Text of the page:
A defector’s message: We’re taking our eyes off the ball in North Korea

Students wearing masks have their temperatures checked Wednesday as a precaution against coronavirus as Kim Chaek University of Technology in Pyongyang reopened. (Jon Chol Jin/AP)
Students wearing masks have their temperatures checked Wednesday as a precaution against coronavirus as Kim Chaek University of Technology in Pyongyang reopened. (Jon Chol Jin/AP)

North Korea is making news again. For weeks there have been growing signs that the country is struggling to cope with the covid-19 pandemic. And now we’re hearing rumors that supreme leader Kim Jong Un has undergone heart surgery.

Needless to say, it’s always hard to know how seriously to take any accounts coming from the world’s most isolated country. Yet this time there is one striking bit of information that we do know: Kim didn’t show up for the ceremonies marking the birthday of his grandfather and regime founder Kim Il Sung on April 15 — a major absence, since that’s the most important day in the national calendar.

“For days now, South Korean newspapers and world media have been reporting that something is wrong with Kim’s health,” former North Korean diplomat Thae Yong-ho told me this week. Normally, he said, the regime would be quick to denounce the rumors — but so far Pyongyang has been silent. Thae’s conclusion: “Something strange is going on.”

Thae is uniquely qualified to comment on the workings of the North Korean regime. He was once a full-fledged member of the North Korean establishment. He served the regime for many years as a diplomat, including during a stint in London, where he once helped Kim Jong Un’s brother attend an Eric Clapton concert. In August 2016, he and his family defected.

And this month he made history by getting elected to parliament in South Korea — the first former North Korean to win a direct vote to the national assembly (rather than winning a seat through a party list).

He said he hopes that his victory will send a vital message to the North about the openness of South Korean democracy. “I strongly believe the two Koreas, North and South, must be reunited peacefully,” he told me. “The only way to achieve peaceful reunification is to win not only the hearts of ordinary North Koreans but also of the elite. To do that the South must show that there is a peaceful exit for them.” North Korean media constantly hammer away at the idea that officials in Russia and other post-communist states experienced impoverishment and persecution after the collapse of Marxism-Leninism. Thae said that his successful election campaign — which, he believes, was followed by many of the roughly 100,000 North Koreans living in China and Russia, where they can access news via smartphones — offers an antidote to the propaganda.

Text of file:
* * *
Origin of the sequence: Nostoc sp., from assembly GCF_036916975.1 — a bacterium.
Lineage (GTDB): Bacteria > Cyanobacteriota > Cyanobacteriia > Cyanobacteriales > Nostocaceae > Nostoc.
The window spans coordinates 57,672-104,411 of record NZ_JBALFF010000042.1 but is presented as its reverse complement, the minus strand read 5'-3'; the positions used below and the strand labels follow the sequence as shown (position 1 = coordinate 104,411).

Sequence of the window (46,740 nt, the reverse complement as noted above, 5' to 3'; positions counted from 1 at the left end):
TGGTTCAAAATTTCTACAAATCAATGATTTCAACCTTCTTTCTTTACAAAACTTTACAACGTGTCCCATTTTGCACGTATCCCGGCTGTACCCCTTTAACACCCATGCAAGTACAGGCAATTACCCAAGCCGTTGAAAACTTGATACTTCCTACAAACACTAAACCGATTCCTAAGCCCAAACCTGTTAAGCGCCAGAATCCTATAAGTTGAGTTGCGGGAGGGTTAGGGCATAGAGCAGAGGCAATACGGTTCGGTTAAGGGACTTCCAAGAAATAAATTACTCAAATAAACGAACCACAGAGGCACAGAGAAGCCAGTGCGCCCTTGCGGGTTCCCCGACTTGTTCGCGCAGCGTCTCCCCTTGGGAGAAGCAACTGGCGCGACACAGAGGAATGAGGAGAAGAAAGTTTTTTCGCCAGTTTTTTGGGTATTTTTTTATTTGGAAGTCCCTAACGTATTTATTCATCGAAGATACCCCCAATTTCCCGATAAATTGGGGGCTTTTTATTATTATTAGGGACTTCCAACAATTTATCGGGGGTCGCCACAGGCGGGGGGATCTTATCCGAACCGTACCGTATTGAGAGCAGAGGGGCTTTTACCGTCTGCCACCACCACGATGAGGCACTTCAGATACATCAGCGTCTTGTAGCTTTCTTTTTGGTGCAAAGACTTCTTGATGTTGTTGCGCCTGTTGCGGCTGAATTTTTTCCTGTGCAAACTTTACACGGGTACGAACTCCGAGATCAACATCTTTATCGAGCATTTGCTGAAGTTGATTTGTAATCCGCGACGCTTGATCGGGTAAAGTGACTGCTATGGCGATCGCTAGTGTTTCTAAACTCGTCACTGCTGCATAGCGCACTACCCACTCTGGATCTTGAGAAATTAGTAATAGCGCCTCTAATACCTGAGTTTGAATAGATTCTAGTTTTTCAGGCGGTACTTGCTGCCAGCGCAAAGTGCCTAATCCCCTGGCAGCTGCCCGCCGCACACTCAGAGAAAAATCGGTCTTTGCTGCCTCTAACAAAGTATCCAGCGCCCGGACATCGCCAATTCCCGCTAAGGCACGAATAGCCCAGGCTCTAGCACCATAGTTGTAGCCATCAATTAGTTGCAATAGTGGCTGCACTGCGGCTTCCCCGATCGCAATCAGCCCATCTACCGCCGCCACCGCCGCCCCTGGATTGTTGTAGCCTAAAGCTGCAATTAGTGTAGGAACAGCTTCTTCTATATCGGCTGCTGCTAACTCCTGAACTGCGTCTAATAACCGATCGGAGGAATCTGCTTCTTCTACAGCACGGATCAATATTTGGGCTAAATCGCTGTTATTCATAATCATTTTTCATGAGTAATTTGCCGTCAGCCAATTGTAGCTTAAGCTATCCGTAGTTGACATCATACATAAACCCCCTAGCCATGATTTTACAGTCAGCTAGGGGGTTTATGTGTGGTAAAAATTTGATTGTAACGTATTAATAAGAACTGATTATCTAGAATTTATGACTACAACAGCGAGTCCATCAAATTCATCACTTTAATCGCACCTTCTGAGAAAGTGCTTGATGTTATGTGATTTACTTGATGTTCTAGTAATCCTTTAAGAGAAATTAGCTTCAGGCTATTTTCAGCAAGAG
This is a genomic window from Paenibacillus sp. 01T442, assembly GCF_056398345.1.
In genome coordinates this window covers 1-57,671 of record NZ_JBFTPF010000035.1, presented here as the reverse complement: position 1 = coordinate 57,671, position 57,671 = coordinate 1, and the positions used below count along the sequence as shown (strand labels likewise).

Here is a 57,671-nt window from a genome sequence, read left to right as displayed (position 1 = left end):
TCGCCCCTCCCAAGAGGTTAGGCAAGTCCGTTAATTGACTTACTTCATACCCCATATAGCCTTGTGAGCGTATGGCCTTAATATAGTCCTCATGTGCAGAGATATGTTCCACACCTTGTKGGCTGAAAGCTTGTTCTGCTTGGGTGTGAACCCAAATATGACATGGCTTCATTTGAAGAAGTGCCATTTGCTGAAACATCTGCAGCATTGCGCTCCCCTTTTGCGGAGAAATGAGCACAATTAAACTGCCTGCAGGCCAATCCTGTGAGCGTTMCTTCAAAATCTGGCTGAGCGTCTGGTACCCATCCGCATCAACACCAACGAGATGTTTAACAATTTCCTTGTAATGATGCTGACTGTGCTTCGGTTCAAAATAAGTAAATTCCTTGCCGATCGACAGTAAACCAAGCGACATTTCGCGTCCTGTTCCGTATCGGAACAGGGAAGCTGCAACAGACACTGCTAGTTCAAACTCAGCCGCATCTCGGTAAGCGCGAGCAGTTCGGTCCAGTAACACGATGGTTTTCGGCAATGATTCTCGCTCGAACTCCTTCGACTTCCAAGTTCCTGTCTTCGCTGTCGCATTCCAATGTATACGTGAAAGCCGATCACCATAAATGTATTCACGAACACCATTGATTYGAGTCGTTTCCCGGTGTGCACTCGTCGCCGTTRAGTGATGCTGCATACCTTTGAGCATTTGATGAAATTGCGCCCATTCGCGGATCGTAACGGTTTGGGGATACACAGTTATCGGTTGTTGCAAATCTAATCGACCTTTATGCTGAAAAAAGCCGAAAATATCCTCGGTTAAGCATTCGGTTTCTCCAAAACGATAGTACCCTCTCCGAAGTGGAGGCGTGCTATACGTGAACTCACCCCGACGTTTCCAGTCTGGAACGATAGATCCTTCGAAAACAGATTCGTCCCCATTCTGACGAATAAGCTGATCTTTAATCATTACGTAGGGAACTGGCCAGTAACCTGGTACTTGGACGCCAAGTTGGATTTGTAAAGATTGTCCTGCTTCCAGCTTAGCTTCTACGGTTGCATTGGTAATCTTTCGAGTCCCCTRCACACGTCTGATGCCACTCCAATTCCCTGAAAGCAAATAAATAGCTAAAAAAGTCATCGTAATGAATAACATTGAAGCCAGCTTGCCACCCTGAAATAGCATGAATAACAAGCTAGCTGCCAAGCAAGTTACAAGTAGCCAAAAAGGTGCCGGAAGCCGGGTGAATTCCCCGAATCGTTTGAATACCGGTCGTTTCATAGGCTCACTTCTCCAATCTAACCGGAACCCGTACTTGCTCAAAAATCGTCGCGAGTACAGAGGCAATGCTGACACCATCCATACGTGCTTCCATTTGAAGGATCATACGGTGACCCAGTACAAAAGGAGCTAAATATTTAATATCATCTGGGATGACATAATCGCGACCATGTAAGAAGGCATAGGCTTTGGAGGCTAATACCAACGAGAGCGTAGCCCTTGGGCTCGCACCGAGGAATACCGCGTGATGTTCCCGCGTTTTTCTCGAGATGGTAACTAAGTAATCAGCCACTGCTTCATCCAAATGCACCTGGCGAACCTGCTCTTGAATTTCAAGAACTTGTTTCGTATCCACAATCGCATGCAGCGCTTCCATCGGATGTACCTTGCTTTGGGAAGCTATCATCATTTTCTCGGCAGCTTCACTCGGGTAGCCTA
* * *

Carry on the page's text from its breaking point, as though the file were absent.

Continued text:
That’s vital, Thae said, precisely because of the latent instability of a regime based on one-man rule. He concedes that there’s no particular reason to think the North Korean system will collapse anytime soon. But the same was true of the Soviet Union and its satellites, which looked equally impregnable — until they weren’t.

And when that day comes for the North, as it ultimately will, the rest of the world will need to be ready. But Thae said he worries that the United States, in particular, is taking its eye off the ball. If the current regime suddenly collapses, the United States and its regional partners — including China and Russia, as well as our allies in Seoul and Tokyo — will need to act fast to secure the North’s nuclear arsenal and prevent general chaos.

That requires contingency planning, Thae noted. But right now Washington and Beijing seem more concerned about trading insults than conferring quietly about how to manage the North Korean powder keg. Meanwhile, the Trump administration’s demands that Seoul pay more for the stationing of U.S. troops in the South are bedeviling the two countries’ relationship to the detriment of other issues — such as the fate of Kim Jong Un.

Yet this is precisely the moment to be paying close attention to events in the North. Earlier this week, Thae said, foreigners living in Pyongyang noticed a sudden spate of panic buying among local residents, whether due to pandemic fears or continuing rumors about a leadership vacuum. Recently, several of Kim Jong Un’s relatives — notably his sister, Kim Yo Jong — have achieved unaccustomed prominence, prompting speculation about succession planning.

Given that it’s North Korea we’re talking about, no one should be surprised if Kim Jong Un were to suddenly reappear as if nothing is amiss, leaving the country to go back to business as usual. It has happened before.

Yet considering the number of variables in play, wouldn’t it be better if we — and countries in the region — were prepared for the worst? When it comes to North Korea, what we don’t know can definitely hurt us.

Christian Caryl is an editor with The Post's Opinions section.

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